If you know of any sheds or lock-ups near you that have never been opened, now might be the time to find out who owns them. Lotus is launching an operation to try to find the very first car built by the company’s founder, Colin Chapman.
As part of the brand’s 70th anniversary year the company wants to try and find the threads of a story that has been cold for almost the whole time the firm has existed. The Lotus Mark I was built in 1948 but disappeared from record in 1950 after being sold to a mystery buyer in the north of England.
The car may have been Chapman’s first attempt, but in extensively modifying an Austin Seven he created the genesis of the brand we know and love today. He lengthened the rear, installed two spare wheels for extra weight over the driven rear wheels – better for hill-climb competitions – and re-engineered key at-risk components so they could be easily and quickly replaced on location.
Naturally he also reinforced the chassis and lightened the body panels as part of his work, which he carried out in a garage borrowed from his then-girlfriend Hazel’s parents. His efforts won him multiple victories: both in competition and in that Hazel, his co-driver, agreed to marry him.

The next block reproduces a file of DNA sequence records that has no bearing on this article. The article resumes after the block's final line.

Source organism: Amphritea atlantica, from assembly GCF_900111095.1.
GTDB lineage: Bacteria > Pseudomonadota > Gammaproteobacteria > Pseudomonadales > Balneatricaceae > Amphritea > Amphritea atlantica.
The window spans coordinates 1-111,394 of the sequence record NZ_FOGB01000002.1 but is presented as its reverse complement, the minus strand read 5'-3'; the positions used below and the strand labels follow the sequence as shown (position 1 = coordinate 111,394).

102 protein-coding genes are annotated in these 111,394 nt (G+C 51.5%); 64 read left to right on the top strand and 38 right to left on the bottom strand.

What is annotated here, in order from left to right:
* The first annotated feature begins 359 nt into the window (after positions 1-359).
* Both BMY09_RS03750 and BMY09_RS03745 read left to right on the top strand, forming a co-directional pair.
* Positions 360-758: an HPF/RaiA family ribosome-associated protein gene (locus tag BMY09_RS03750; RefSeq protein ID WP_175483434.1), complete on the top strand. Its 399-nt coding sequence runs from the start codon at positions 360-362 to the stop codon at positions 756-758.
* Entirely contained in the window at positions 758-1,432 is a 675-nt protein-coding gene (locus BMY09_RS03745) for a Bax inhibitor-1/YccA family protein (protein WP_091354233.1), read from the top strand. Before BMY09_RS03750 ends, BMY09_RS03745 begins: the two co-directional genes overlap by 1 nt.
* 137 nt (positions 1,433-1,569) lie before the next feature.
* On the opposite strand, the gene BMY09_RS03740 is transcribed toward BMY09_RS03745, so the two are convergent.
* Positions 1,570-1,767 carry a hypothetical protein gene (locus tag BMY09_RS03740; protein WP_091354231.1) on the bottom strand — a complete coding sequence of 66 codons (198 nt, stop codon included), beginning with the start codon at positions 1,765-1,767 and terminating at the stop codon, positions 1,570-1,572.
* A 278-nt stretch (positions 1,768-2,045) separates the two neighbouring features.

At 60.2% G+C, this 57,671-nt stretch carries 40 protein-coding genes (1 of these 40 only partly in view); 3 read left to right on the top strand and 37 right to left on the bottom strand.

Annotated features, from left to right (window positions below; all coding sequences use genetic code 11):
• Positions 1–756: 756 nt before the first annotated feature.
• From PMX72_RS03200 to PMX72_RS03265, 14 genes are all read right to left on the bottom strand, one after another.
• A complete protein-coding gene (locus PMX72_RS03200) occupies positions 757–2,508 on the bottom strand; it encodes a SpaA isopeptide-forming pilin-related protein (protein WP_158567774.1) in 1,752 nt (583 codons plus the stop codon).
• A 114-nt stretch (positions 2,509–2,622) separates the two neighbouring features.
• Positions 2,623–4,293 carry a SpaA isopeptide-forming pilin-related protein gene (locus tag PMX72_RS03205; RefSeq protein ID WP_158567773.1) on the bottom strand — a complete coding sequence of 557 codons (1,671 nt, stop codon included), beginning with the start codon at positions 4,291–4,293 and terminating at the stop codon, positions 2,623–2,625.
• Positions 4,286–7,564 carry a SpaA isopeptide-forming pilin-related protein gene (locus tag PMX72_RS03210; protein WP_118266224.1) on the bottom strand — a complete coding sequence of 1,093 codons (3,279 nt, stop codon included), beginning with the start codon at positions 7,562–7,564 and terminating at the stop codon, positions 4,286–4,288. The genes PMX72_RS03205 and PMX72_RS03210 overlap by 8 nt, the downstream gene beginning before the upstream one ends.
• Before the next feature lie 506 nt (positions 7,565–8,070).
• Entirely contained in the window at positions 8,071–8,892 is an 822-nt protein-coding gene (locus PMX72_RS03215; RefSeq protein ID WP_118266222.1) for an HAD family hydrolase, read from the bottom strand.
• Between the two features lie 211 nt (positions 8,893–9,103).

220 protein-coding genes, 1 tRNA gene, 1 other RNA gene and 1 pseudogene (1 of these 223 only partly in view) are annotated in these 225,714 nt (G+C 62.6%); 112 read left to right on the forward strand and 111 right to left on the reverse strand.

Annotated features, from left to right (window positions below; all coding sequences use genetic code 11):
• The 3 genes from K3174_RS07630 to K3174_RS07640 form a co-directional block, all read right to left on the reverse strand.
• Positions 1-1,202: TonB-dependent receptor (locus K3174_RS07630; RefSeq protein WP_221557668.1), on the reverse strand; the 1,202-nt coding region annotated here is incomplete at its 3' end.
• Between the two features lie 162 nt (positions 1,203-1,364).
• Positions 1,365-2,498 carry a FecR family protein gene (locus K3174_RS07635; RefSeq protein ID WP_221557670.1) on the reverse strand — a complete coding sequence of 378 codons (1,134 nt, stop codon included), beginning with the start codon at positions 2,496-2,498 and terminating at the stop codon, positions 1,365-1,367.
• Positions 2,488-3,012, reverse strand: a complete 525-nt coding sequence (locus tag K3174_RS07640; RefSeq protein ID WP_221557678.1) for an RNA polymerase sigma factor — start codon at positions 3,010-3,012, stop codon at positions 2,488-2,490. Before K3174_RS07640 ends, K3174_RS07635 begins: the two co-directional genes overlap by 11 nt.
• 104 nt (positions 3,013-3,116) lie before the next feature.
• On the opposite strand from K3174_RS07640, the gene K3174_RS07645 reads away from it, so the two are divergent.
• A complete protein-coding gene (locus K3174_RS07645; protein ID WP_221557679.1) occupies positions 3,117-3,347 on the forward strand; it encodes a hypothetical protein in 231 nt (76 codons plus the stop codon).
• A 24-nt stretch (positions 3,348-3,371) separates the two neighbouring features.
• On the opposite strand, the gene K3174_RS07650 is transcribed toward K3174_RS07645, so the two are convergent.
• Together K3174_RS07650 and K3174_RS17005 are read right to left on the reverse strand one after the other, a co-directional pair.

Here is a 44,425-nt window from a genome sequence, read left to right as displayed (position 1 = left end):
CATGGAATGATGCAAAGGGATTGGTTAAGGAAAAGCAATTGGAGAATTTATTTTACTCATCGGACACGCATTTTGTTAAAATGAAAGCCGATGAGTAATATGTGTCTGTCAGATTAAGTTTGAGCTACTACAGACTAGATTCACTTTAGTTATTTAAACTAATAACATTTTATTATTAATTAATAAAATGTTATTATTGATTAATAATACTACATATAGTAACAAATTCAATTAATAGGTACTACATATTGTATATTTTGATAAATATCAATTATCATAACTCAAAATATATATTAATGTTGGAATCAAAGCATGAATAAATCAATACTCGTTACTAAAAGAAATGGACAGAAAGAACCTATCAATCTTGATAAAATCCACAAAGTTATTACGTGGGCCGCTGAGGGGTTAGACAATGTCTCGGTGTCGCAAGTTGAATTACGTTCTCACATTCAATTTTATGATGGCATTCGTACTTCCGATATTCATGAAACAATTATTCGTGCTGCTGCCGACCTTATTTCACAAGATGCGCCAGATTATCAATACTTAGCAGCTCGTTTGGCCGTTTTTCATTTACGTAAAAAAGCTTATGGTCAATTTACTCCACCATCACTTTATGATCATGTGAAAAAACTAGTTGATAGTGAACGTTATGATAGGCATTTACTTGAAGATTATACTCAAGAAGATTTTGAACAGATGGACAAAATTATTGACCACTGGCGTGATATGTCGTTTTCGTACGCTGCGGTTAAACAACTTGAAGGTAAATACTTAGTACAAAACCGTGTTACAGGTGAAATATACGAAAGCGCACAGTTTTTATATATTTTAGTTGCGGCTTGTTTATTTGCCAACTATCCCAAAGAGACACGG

Despite a couple of colour changes, from bare metal to white then red, Chapman was soon working on his Mark II. To free up funds he sold the Mark I to a northern English buyer for £135 – over £4500 today.
Now Lotus is desperate to find out what happened to the ‘holy grail’ of its history. Colin Chapman’s son, Clive, is part of the appeal. He said:
“The Mark I is the holy grail of Lotus’ history. It’s the first time that my father was able to put his theories for improved performance into practice when designing and building a car. To locate this landmark Lotus, as we celebrate the 70th anniversary, would be a monumental achievement.
“We want fans to take this opportunity to look in every garage, shed, barn and lock up they’re allowed to. It’s even possible that the Mark I was shipped from the UK, and we’d love to know if it survives in another country.”
It would be pretty amazing if a CTzen could help in finding the long-lost Lotus Mark I, or even uncover solid information on where it has been. Let us know – tag the editorial staff in comments if you have any promising info.